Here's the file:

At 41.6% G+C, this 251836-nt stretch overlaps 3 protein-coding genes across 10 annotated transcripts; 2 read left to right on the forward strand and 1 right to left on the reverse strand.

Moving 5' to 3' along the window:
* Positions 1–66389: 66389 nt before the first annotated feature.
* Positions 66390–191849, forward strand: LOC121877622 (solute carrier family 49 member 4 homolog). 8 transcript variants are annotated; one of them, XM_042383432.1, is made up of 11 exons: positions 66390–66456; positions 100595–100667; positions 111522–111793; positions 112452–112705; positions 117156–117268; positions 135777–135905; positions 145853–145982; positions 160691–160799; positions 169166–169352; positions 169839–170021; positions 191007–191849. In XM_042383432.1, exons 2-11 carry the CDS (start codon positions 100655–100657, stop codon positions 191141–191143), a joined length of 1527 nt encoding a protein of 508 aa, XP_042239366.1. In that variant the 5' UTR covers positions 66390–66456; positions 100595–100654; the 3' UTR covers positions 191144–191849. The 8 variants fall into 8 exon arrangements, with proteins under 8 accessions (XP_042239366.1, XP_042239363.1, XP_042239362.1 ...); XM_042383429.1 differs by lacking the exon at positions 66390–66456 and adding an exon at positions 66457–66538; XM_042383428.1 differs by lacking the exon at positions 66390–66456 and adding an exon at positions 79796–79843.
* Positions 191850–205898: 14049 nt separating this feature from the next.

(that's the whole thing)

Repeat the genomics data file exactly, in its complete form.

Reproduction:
At 41.6% G+C, this 251836-nt stretch overlaps 3 protein-coding genes across 10 annotated transcripts; 2 read left to right on the forward strand and 1 right to left on the reverse strand.

Moving 5' to 3' along the window:
* Positions 1–66389: 66389 nt before the first annotated feature.
* Positions 66390–191849, forward strand: LOC121877622 (solute carrier family 49 member 4 homolog). 8 transcript variants are annotated; one of them, XM_042383432.1, is made up of 11 exons: positions 66390–66456; positions 100595–100667; positions 111522–111793; positions 112452–112705; positions 117156–117268; positions 135777–135905; positions 145853–145982; positions 160691–160799; positions 169166–169352; positions 169839–170021; positions 191007–191849. In XM_042383432.1, exons 2-11 carry the CDS (start codon positions 100655–100657, stop codon positions 191141–191143), a joined length of 1527 nt encoding a protein of 508 aa, XP_042239366.1. In that variant the 5' UTR covers positions 66390–66456; positions 100595–100654; the 3' UTR covers positions 191144–191849. The 8 variants fall into 8 exon arrangements, with proteins under 8 accessions (XP_042239366.1, XP_042239363.1, XP_042239362.1 ...); XM_042383429.1 differs by lacking the exon at positions 66390–66456 and adding an exon at positions 66457–66538; XM_042383428.1 differs by lacking the exon at positions 66390–66456 and adding an exon at positions 79796–79843.
* Positions 191850–205898: 14049 nt separating this feature from the next.